From a clerical reader:
I was wondering about different editions of the same Liturgia Horarum; I want to get the most recent editio tipico (2000 not 1962) but which is the best edition?
I found two editions online but I cannot really find much as far as reviews on either one (OK, I found one on the more expensive version of MTF) MTF (http://www.theologicalforum.org/product.asp?ci=&pi=420)
Based on the website the following comparisons can be made:
MTF if $450 while LEV is $302.
MTF is 6 volumes while LEV is 4 (which seem really big to be carrying around).
LEV does not currently have all volumes available (a priest friend here who has this edition told me that is probably just online).
MTF uses double columns, LEV uses single.
MTF is made by Americans, LEV by Italians (e siamo stati in Italia sufficente tempo per dire che versione durarà più).
MTF will sell a leather case for their version, while the priests I know with the LEV don’t seem to have one.
Do you or any of your readers have experience with either edition? Do other editions exist?
I cannot comment much about the Midwest Theological Forum edition because I have never seen it. Unlike other publishers who actually want to sell books, MTF has never sent me review copies of anything and, therefore, I never propose their books. That said, I like the two columns.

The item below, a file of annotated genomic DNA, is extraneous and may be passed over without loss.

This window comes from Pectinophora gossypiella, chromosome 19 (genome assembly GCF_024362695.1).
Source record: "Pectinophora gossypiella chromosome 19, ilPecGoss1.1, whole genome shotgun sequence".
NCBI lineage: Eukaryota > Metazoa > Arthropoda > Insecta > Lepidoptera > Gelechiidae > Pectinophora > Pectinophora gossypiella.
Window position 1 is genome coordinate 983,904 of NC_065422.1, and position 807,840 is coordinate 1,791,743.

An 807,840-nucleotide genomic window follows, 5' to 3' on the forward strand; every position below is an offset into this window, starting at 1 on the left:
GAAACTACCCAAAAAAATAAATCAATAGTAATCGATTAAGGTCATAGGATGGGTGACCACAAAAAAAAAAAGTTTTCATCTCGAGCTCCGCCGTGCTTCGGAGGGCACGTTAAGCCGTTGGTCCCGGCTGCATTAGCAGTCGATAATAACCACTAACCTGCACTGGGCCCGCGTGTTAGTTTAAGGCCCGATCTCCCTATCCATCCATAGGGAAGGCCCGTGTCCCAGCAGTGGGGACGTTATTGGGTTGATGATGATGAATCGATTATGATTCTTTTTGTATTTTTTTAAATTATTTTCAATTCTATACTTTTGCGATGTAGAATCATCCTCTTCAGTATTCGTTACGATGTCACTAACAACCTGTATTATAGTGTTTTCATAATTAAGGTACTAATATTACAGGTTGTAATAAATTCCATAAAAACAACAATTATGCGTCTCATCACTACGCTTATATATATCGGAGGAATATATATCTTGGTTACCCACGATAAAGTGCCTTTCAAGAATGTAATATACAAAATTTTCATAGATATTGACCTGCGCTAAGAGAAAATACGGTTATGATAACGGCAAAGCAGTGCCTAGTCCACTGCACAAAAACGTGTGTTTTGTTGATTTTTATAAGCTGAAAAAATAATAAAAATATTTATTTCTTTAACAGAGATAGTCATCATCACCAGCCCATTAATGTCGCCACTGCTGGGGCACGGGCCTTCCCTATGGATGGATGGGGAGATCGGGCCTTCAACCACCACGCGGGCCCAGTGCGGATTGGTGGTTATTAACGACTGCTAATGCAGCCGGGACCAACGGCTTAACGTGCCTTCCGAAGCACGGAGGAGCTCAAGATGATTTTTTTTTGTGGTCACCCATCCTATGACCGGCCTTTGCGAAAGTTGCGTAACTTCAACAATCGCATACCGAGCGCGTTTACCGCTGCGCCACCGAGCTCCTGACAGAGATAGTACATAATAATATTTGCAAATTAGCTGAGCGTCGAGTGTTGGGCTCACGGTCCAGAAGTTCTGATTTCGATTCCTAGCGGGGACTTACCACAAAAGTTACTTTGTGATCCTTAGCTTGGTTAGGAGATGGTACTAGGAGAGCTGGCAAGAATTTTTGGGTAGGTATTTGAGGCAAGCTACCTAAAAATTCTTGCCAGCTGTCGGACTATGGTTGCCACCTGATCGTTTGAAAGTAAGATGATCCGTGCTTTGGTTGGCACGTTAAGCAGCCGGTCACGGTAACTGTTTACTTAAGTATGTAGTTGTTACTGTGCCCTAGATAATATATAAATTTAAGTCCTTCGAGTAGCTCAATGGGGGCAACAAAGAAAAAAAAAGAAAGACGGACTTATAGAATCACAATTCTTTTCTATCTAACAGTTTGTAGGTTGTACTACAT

Concerning the Vatican Press editions. First, they are the official editions. Also, they are cheaper. Some LH volumes have had binding problems. In the years I used the Italian books, which are bound in the same way as the Latin, they, like the Latin, separated at the cover. I think they are case bound. Draw back to be sure.
In any event, I now say the older Office, the Breviarium Romanum. Baronius Press has put out a very nice three volume set which has Latin and English side by side. I recommend this for the cleric who wants to get into the Office in Latin, but who doesn’t have commanding skills in the language. Since Latin isn’t a problem for me, I am not using that set on a daily basis, but it is beautifully made.
I have a set of breviaries given to me by a priest friend in NJ, the two volume reprint of the Dessain edition. They are a bit thick. They just don’t make breviaries like they used to, do they! I have some old sets that are truly works of art. There are also a couple fantastic single volume editions of the older office, but, alas, they have the version of the psalms that I just can’t stomach. Too bad, since those books are wonderful.
I also use the online texts from divinumofficium, in particular when I am at my desk and also when I want to read the office and post the audio online for tired priests to use. I can also get that version on my iPhone.
Thus, I end my digression. Draw your own conclusion.